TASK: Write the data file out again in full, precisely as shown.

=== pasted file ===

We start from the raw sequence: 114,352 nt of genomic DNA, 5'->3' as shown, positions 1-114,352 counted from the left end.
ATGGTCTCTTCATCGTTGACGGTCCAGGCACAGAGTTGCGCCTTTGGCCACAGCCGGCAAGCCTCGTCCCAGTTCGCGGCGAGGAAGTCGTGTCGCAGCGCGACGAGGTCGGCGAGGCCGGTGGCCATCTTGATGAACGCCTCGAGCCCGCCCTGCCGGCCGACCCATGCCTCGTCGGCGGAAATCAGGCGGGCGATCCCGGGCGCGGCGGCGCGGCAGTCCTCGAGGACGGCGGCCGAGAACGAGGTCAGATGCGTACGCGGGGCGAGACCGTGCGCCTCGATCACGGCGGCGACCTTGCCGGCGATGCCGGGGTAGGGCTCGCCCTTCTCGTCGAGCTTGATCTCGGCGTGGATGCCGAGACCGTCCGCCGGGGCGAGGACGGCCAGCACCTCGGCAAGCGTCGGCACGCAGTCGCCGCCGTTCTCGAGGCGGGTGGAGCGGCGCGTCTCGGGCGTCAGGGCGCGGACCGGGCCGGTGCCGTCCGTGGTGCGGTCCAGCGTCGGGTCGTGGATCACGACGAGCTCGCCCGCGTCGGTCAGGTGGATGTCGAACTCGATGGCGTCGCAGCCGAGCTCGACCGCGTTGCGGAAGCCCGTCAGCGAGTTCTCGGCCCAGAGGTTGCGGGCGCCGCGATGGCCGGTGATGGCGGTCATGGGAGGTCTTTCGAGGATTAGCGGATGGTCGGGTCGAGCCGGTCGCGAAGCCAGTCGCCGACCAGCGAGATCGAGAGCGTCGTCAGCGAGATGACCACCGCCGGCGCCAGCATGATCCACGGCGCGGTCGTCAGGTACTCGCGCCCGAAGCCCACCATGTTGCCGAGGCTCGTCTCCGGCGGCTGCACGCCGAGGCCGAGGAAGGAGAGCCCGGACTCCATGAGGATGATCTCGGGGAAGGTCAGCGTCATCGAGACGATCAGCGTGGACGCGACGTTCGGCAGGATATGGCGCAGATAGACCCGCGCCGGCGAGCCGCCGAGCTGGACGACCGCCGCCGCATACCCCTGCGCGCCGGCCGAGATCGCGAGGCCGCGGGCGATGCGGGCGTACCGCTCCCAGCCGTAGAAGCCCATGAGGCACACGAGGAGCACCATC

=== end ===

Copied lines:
We start from the raw sequence: 114,352 nt of genomic DNA, 5'->3' as shown, positions 1-114,352 counted from the left end.
ATGGTCTCTTCATCGTTGACGGTCCAGGCACAGAGTTGCGCCTTTGGCCACAGCCGGCAAGCCTCGTCCCAGTTCGCGGCGAGGAAGTCGTGTCGCAGCGCGACGAGGTCGGCGAGGCCGGTGGCCATCTTGATGAACGCCTCGAGCCCGCCCTGCCGGCCGACCCATGCCTCGTCGGCGGAAATCAGGCGGGCGATCCCGGGCGCGGCGGCGCGGCAGTCCTCGAGGACGGCGGCCGAGAACGAGGTCAGATGCGTACGCGGGGCGAGACCGTGCGCCTCGATCACGGCGGCGACCTTGCCGGCGATGCCGGGGTAGGGCTCGCCCTTCTCGTCGAGCTTGATCTCGGCGTGGATGCCGAGACCGTCCGCCGGGGCGAGGACGGCCAGCACCTCGGCAAGCGTCGGCACGCAGTCGCCGCCGTTCTCGAGGCGGGTGGAGCGGCGCGTCTCGGGCGTCAGGGCGCGGACCGGGCCGGTGCCGTCCGTGGTGCGGTCCAGCGTCGGGTCGTGGATCACGACGAGCTCGCCCGCGTCGGTCAGGTGGATGTCGAACTCGATGGCGTCGCAGCCGAGCTCGACCGCGTTGCGGAAGCCCGTCAGCGAGTTCTCGGCCCAGAGGTTGCGGGCGCCGCGATGGCCGGTGATGGCGGTCATGGGAGGTCTTTCGAGGATTAGCGGATGGTCGGGTCGAGCCGGTCGCGAAGCCAGTCGCCGACCAGCGAGATCGAGAGCGTCGTCAGCGAGATGACCACCGCCGGCGCCAGCATGATCCACGGCGCGGTCGTCAGGTACTCGCGCCCGAAGCCCACCATGTTGCCGAGGCTCGTCTCCGGCGGCTGCACGCCGAGGCCGAGGAAGGAGAGCCCGGACTCCATGAGGATGATCTCGGGGAAGGTCAGCGTCATCGAGACGATCAGCGTGGACGCGACGTTCGGCAGGATATGGCGCAGATAGACCCGCGCCGGCGAGCCGCCGAGCTGGACGACCGCCGCCGCATACCCCTGCGCGCCGGCCGAGATCGCGAGGCCGCGGGCGATGCGGGCGTACCGCTCCCAGCCGTAGAAGCCCATGAGGCACACGAGGAGCACCATC